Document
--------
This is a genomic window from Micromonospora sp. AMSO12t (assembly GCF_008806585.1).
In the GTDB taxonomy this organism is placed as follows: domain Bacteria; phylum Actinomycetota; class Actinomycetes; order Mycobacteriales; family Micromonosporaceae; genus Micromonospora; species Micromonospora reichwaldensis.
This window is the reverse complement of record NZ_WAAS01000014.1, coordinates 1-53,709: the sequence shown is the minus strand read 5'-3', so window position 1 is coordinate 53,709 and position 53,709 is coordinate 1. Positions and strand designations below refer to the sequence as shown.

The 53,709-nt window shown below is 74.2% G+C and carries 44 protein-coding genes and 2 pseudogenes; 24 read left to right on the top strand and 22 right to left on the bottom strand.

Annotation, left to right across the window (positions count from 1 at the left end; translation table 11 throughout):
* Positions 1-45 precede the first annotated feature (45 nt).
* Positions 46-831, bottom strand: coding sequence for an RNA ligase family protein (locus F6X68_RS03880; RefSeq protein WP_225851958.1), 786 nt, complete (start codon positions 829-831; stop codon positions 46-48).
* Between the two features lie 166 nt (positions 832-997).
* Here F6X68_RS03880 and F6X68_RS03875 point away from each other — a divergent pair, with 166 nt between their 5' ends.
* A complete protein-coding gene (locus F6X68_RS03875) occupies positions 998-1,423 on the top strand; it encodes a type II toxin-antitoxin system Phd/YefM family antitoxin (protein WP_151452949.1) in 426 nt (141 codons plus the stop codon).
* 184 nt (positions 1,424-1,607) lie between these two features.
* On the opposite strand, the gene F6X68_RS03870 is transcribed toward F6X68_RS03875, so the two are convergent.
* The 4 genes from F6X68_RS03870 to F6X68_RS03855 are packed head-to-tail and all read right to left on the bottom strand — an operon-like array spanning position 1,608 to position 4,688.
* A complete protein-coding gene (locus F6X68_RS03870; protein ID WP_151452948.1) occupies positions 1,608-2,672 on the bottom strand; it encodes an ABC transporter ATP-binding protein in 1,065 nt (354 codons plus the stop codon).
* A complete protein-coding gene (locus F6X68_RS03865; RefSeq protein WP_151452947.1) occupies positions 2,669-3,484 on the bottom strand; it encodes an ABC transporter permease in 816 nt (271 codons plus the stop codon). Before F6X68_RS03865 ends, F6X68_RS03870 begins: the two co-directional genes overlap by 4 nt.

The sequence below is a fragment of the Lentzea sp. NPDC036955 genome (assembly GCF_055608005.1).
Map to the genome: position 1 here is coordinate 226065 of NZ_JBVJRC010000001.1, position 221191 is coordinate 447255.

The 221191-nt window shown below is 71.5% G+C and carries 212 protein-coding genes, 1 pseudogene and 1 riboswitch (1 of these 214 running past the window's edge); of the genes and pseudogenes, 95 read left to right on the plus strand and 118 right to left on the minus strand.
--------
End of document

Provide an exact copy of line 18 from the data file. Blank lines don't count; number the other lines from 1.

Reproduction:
The 221191-nt window shown below is 71.5% G+C and carries 212 protein-coding genes, 1 pseudogene and 1 riboswitch (1 of these 214 running past the window's edge); of the genes and pseudogenes, 95 read left to right on the plus strand and 118 right to left on the minus strand.